The State Lands Restoration and Enhancement category provides funding to two state agencies to help repair damaged plant and animal habitat. These grants focus on resource preservation and protection of public lands. Projects in this category help bring important natural areas and resources back to their original functions by improving the self sustaining and ecological functionality of sites.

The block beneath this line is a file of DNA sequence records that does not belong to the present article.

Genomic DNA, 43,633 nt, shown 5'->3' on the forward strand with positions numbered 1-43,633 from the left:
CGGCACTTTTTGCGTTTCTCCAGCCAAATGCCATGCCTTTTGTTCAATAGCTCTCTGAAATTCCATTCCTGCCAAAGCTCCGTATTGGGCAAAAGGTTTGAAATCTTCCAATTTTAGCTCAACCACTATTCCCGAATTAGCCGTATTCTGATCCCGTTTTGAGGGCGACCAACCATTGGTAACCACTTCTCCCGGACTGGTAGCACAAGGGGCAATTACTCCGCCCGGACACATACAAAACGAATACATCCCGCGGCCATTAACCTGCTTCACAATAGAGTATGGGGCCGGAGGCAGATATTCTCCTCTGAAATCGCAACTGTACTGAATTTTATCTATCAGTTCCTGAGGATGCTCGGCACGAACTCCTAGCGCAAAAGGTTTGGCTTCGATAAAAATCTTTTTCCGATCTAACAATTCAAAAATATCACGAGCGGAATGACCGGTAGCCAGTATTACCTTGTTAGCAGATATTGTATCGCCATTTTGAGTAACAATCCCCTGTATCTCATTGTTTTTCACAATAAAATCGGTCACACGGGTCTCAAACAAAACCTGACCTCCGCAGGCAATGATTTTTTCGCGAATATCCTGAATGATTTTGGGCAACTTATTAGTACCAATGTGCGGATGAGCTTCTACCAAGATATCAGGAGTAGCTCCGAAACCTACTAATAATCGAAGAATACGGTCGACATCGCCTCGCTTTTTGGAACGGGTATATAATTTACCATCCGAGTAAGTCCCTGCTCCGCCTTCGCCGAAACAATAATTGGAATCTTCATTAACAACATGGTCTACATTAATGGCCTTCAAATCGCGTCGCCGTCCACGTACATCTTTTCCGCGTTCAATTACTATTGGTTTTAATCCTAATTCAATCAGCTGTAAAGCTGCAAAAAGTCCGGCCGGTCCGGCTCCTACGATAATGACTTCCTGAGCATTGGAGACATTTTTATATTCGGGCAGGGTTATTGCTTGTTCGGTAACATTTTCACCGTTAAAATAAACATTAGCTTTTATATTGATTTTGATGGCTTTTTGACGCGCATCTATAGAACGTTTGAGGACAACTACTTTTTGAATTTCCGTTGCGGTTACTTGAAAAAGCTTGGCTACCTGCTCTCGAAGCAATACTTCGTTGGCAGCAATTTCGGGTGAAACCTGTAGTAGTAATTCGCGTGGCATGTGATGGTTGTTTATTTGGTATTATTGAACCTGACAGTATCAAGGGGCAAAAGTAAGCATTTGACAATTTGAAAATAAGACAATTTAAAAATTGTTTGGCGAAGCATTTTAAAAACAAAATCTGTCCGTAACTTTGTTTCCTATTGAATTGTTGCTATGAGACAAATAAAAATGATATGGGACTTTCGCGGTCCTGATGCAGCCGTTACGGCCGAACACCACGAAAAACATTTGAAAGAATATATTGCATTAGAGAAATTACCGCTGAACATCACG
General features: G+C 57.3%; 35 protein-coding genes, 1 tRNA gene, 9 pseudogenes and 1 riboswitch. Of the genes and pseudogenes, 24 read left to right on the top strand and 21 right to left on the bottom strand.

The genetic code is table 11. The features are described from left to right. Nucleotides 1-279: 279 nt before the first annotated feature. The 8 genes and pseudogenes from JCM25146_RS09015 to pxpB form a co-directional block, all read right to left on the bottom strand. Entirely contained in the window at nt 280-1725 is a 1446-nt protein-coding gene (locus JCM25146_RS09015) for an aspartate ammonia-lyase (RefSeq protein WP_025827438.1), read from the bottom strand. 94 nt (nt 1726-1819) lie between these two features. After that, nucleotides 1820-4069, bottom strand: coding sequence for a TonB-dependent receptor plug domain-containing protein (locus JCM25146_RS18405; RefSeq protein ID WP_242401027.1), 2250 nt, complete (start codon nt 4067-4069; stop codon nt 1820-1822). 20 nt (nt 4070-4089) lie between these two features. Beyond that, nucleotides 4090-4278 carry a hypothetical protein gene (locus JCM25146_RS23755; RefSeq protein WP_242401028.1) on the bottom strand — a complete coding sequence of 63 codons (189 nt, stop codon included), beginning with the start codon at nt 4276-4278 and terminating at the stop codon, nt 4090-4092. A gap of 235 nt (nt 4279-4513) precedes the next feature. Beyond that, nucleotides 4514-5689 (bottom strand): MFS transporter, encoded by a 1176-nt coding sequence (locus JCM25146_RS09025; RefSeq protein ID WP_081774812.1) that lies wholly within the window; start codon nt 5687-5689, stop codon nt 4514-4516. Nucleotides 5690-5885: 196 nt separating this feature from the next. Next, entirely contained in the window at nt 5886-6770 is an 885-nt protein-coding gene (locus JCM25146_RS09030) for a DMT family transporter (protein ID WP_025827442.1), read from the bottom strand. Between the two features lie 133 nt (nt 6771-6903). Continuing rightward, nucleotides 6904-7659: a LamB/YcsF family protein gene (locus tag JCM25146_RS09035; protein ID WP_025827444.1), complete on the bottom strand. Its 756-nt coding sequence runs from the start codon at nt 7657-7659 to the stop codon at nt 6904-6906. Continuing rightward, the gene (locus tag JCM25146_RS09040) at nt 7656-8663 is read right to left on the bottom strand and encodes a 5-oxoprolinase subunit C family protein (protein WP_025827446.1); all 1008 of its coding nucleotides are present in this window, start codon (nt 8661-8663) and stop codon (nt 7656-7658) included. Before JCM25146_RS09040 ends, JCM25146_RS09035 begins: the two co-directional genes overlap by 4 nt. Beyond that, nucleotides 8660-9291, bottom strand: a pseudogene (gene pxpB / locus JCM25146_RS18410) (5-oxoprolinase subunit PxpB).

This restoration project involved treating a total of 45 acres at Kahlotus and Marcellus Natural Area Preserves (NAP). This is a summary of the restoration work that was conducted at each of these sites. These restoration methods are consistent with similar projects being conducted in the Columbia Basin and can be found in the recently published “Shrub-Steppe and Grassland Restoration Manual for the Columbia River Basin” by WDFW. Site: Kahlotus NAP- 29 acres Kahlotus NAP is dominated by the bluebunch wheatgrass- Idaho fescue plant community. The restoration work consisted of restoring portions of the preserve that are dominated by nonnative annual grasses and forbs. Piper’s daisy, a state sensitive species, is found throughout the site. This project focused on three areas of the preserve. The main area was in the southern portion of the preserve where very little native plants remain and is now dominated by nonnative grasses and forbs. The second area was along an old disked fire line that was installed for the 2008 wildfire. The third area is in the northern portion of the site that had burned in 2008, where select areas dominated by nonnative forbs and grasses were targeted for treatment. Upland plant removal/ control: A total of 29 acres of nonnative grass and forbs were removed in three select areas of the preserve. Portions of the site were mowed first to improve efficacy of future herbicide treatments. Nonselective herbicide was applied twice, once in the spring and once in the fall. Upland planting and seeding: A total of 29 acres that had been treated was seeded with native grass seed purchased locally, using a drill seeder and harrow. In select areas seed was broadcasted depending on the terrain. Approximately 1500 grass plugs were planted by hand in certain areas, particularly along steep sections. These 4 cubic inch plugs were grown at a local nursery using native seed. Post seeding treatment: Areas that had been seeded in 2014 were mowed and treated in 2015 and 2016 with a broadleaf herbicide to improve native grass establishment. Burning: Old weed skeletons found along the road and fence line where burned. Follow up herbicide treatments were conducted and select areas seeded with native grass seed. Site: Marcellus NAP- 16 acres Marcellus NAP contains three plant communities that are representative of the shrub steppe plant community. The restoration work consisted of treating select areas dominated by nonnative annual grasses and forbs. Upland plant removal/ control: A total of 16 acres of nonnative grasses and forbs were removed. Within select areas that were dominated by nonnative species, a nonselective herbicide was used to clear the areas of vegetation. Two treatments were conducted, one in the spring and one in the fall. Over the entire site, knapweed, Canada thistle and rush skeleton weed were spot treated using a broadleaf specific herbicide throughout the growing season. Some dirt was leveled in one area that had been used in the past to dump excess fill dirt. Levelling the area improved efficacy of future herbicide application and seeding. A cultural survey was conducted before any disturbance activities. Upland planting and seeding: Areas that were treated with herbicide were seeded with native grass seed purchased locally. The seed was broadcast with an ATV and seed spreader, followed behind with a harrow. In select areas grass plugs were planted by hand. These 4 cubic inch plugs were grown at a local nursery using native seed. Post seeding treatment: Areas that had been seeded were treated with a broadleaf herbicide to improve native grass establishment.